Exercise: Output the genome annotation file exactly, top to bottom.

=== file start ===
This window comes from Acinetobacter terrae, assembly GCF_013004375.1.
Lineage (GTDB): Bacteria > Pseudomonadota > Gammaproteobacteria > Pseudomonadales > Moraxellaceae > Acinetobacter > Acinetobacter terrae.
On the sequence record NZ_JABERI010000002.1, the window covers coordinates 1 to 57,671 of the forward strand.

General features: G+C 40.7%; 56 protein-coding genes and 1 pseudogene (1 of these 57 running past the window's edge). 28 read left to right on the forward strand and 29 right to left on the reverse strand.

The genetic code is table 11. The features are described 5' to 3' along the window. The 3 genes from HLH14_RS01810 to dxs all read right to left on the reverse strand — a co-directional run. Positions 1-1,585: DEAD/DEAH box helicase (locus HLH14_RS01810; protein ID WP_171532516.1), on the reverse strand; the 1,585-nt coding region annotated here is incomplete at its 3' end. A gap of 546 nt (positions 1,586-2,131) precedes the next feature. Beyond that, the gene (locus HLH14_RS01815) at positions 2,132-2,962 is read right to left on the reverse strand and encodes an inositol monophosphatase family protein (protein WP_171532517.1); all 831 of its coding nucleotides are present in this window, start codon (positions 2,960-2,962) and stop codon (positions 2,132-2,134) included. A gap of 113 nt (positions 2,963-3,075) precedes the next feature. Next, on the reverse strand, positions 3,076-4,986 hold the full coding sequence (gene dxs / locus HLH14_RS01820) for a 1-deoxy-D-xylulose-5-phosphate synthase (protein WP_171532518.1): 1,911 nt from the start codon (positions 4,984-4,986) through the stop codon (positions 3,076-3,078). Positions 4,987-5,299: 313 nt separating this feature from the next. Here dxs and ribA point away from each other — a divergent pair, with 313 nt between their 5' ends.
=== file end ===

This window comes from Acinetobacter terrae, assembly GCF_013004375.1.
Lineage (GTDB): Bacteria > Pseudomonadota > Gammaproteobacteria > Pseudomonadales > Moraxellaceae > Acinetobacter > Acinetobacter terrae.
On the sequence record NZ_JABERI010000002.1, the window covers coordinates 1 to 57,671 of the forward strand.

General features: G+C 40.7%; 56 protein-coding genes and 1 pseudogene (1 of these 57 running past the window's edge). 28 read left to right on the forward strand and 29 right to left on the reverse strand.

The genetic code is table 11. The features are described 5' to 3' along the window. The 3 genes from HLH14_RS01810 to dxs all read right to left on the reverse strand — a co-directional run. Positions 1-1,585: DEAD/DEAH box helicase (locus HLH14_RS01810; protein ID WP_171532516.1), on the reverse strand; the 1,585-nt coding region annotated here is incomplete at its 3' end. A gap of 546 nt (positions 1,586-2,131) precedes the next feature. Beyond that, the gene (locus HLH14_RS01815) at positions 2,132-2,962 is read right to left on the reverse strand and encodes an inositol monophosphatase family protein (protein WP_171532517.1); all 831 of its coding nucleotides are present in this window, start codon (positions 2,960-2,962) and stop codon (positions 2,132-2,134) included. A gap of 113 nt (positions 2,963-3,075) precedes the next feature. Next, on the reverse strand, positions 3,076-4,986 hold the full coding sequence (gene dxs / locus HLH14_RS01820) for a 1-deoxy-D-xylulose-5-phosphate synthase (protein WP_171532518.1): 1,911 nt from the start codon (positions 4,984-4,986) through the stop codon (positions 3,076-3,078). Positions 4,987-5,299: 313 nt separating this feature from the next. Here dxs and ribA point away from each other — a divergent pair, with 313 nt between their 5' ends.